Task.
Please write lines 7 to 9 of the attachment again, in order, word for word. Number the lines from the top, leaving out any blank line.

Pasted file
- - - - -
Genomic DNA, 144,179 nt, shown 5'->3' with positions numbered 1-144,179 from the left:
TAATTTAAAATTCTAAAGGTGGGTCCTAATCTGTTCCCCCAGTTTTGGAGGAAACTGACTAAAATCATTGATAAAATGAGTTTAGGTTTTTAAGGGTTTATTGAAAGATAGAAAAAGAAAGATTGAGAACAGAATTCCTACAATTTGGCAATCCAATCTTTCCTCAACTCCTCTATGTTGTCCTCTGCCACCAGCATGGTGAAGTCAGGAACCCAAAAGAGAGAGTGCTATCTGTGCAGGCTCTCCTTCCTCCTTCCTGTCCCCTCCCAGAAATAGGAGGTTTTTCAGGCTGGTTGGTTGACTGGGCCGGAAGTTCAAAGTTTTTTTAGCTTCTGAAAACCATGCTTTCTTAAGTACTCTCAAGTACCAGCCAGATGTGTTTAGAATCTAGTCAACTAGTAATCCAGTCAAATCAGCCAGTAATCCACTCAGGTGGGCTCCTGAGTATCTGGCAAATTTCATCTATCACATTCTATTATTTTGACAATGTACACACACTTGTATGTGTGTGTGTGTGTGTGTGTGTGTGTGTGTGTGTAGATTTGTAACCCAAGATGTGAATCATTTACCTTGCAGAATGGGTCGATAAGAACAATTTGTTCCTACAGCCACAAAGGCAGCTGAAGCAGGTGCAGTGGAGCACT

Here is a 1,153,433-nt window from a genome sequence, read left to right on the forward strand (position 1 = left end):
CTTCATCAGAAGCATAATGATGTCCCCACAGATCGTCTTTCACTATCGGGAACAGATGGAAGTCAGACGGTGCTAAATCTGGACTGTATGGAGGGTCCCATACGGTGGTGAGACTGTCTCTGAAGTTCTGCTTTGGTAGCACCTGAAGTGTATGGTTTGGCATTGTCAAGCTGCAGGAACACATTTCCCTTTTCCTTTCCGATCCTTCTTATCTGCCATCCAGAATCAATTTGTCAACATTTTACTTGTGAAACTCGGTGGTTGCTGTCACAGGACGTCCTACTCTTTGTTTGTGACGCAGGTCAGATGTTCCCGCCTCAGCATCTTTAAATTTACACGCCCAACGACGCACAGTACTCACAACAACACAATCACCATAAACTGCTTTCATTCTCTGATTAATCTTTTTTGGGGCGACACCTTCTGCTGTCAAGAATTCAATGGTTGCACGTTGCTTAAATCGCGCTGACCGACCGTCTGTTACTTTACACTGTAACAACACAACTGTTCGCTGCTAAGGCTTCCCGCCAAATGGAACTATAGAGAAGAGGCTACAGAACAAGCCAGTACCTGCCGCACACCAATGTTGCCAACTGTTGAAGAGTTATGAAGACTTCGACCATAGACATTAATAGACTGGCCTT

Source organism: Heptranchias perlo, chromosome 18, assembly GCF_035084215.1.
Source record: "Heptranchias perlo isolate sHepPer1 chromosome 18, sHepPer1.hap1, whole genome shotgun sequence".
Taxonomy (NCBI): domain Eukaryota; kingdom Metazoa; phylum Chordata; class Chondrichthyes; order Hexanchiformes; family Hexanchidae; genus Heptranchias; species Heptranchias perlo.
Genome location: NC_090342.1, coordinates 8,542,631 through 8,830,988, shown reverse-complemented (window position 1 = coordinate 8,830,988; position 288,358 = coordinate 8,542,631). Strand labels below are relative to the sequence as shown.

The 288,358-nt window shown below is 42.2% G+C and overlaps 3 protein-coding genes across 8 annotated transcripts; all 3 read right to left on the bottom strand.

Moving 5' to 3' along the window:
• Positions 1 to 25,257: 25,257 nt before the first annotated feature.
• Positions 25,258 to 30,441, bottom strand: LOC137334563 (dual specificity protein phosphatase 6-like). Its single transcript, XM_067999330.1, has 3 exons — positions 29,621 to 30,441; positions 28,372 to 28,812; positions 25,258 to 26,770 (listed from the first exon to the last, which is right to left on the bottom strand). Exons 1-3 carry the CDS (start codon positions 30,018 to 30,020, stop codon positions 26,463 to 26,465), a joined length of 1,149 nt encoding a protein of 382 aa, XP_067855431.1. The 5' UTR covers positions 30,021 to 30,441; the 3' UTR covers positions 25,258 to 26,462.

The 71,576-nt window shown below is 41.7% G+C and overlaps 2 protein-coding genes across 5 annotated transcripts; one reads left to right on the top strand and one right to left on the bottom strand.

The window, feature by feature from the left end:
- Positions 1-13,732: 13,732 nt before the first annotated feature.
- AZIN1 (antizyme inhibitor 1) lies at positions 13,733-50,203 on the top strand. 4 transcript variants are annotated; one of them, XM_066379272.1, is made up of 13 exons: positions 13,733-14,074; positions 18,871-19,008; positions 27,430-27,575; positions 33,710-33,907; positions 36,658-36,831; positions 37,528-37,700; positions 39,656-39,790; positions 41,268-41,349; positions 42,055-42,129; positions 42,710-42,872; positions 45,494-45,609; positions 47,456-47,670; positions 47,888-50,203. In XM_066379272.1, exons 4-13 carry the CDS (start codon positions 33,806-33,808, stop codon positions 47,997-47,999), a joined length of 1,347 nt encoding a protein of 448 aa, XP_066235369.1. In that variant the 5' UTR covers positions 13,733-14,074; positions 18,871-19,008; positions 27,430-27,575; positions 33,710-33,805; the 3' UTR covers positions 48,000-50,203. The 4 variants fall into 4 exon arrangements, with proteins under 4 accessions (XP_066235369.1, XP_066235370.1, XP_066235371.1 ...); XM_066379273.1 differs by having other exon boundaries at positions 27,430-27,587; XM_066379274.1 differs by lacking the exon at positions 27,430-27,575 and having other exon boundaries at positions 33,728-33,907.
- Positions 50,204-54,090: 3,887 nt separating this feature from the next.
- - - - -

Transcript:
Taxonomy (NCBI): domain Eukaryota; kingdom Metazoa; phylum Chordata; class Chondrichthyes; order Hexanchiformes; family Hexanchidae; genus Heptranchias; species Heptranchias perlo.
Genome location: NC_090342.1, coordinates 8,542,631 through 8,830,988, shown reverse-complemented (window position 1 = coordinate 8,830,988; position 288,358 = coordinate 8,542,631). Strand labels below are relative to the sequence as shown.

The 288,358-nt window shown below is 42.2% G+C and overlaps 3 protein-coding genes across 8 annotated transcripts; all 3 read right to left on the bottom strand.